LONDON -- Share buyback programs tend to have a poor reputation among private investors. If a company has surplus cash to disperse, many prefer to see it paid out in a dividend. So news that Warren Buffett's Berkshire Hathaway group is buying back shares in spades sends confusing messages. The Oracle of Omaha's words of wisdom are followed by private and professional investors alike, and in the past he's been less than complimentary about buybacks.
However, last week Berkshire Hathaway boosted its 1-year-old buy-back program with a $1.2 billion purchase from a single long-term investor and doubled the premium over book value at which repurchases can be made from 10% to 20%. That's expected to foreshadow more repurchases, though it's unlikely to dent Berkshire Hathaway's $48 billion cash pile.
There is no shortage of companies on the FTSE 100 buying their own shares at the moment. Companies such as British American Tobacco (LSE: BATS ) , Imperial Tobacco (LSE: IMT ) , GlaxoSmithKline (LSE: GSK ) , and Wm. Morrison (LSE: MRW ) announce purchases practically daily.
So just what are the pros and cons of share buybacks, and why is it such a common strategy these days?
The traditional argument is that share buy-backs are a tax-efficient means of returning surplus capital to shareholders. It should boost the share price and so produce a capital gain, rather than income, which is often taxed at a higher rate. By reducing the number of shares in issue, it also increases earnings per share, which supports dividend growth in the long run.
Critics say it represents an unadventurous use of cash and is frequently motivated by management's desire to increase the share price and/or EPS on which bonuses and long-term incentive programs are based. But perhaps the most damning indictment is that companies frequently time it badly, buying shares at a high, only to see the price decline later.
I see four reasons why buybacks are so prevalent these days:
- Companies have surplus cash but, with low confidence, are nervous about investing in new projects or acquisitions.
- Valuations are historically low, so companies are less fearful of buying their own shares at the wrong price.
- Dividend yields are high, and companies are reluctant to commit to possibly unsustainable dividend increases.
- Interest rates are low, so the interest lost on cash surpluses or the cost of increased debt to fund buybacks is relatively low.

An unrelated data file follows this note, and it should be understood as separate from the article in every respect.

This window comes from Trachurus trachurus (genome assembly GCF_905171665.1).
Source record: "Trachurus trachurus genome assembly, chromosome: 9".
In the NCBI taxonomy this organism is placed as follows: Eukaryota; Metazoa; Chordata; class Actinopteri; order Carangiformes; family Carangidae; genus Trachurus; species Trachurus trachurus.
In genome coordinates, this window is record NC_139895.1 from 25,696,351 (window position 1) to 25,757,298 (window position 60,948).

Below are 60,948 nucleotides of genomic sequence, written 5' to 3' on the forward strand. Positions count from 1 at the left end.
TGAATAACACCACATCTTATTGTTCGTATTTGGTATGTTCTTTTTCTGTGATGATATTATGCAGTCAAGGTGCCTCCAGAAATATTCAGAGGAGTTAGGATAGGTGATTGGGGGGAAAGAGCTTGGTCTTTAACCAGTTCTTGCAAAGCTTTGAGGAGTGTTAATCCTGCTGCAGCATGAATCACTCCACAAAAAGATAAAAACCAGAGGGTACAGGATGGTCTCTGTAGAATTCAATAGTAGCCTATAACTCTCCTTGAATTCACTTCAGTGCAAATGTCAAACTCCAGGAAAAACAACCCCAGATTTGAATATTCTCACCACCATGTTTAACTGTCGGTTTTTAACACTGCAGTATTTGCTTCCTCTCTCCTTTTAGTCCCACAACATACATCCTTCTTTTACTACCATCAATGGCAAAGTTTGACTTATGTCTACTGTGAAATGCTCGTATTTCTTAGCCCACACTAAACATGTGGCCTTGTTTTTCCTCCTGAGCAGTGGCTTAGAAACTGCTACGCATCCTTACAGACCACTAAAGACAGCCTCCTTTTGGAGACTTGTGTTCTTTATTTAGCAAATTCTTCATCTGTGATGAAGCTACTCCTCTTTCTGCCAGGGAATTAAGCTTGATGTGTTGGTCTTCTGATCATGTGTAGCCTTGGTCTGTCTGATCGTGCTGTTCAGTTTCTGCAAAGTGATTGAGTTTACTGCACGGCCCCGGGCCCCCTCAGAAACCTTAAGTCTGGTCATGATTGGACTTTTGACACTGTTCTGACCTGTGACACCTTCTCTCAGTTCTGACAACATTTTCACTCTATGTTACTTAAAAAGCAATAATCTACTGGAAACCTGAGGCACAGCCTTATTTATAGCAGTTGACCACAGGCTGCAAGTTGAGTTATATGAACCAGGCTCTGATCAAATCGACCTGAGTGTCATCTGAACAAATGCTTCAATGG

It's no surprise to see the tobacco companies, BATS and Imperial, among those with big buyback programs. They are prodigious cash-generators but in a mature and highly consolidated industry -- arguably ex-growth -- so they have few opportunities for acquisitions and limited capital-expenditure, but they would probably not want to push their dividend yields past 5%.
It's more surprising to see Wm. Morrison on the list. Supermarkets are still investing heavily to fight intense competition, and Morrison is playing catch-up with the sector in online sales and convenience stores. But in March 2011 the company committed itself to a two-year program to buy back 1 billion pounds of shares. With Morrison's gearing below the sector average, the plan is designed to boost shareholders' returns.
Like the tobacco companies, GSK generates vast amounts of cash, but it would have more opportunities to spend it through acquisitions. Generally the pharmaceutical sector is investing, especially in biotech, to secure its long-term future as blockbuster drugs go off patent. But in 2011, GSK returned all its free cash flow to shareholders through 3.4 billion pounds of dividends and 2.2 billion pounds of share purchases, and it's targeting more buybacks this year.
Rival AstraZeneca (LSE: AZN ) changed tack in October when new CEO Pascal Soriot took over. He immediately put a stop to its 4.2 billion pound buyback program, of which roughly half had already been spent. That looks like a good sign that the company will invest, by acquisitions or through research and development, to address its impending patent cliff.
But the market has yet to see what Soriot will do. It may be unimaginative to return cash, but investors like share buybacks if they stop management from making silly acquisitions.
That thinking may be one of the factors behind Buffett's share repurchases. He sees no attractive opportunities to spend Berkshire Hathaway's massive cash pile and is unwilling to make acquisitions for the sake of it.
One investment he did think worthwhile is right here in Britain. The Oracle of Omaha has invested in just one British company with large purchases over several years, including this year. To learn its name, you can download this free Motley Fool report: "The One U.K. Share Warren Buffett Loves." Just click here.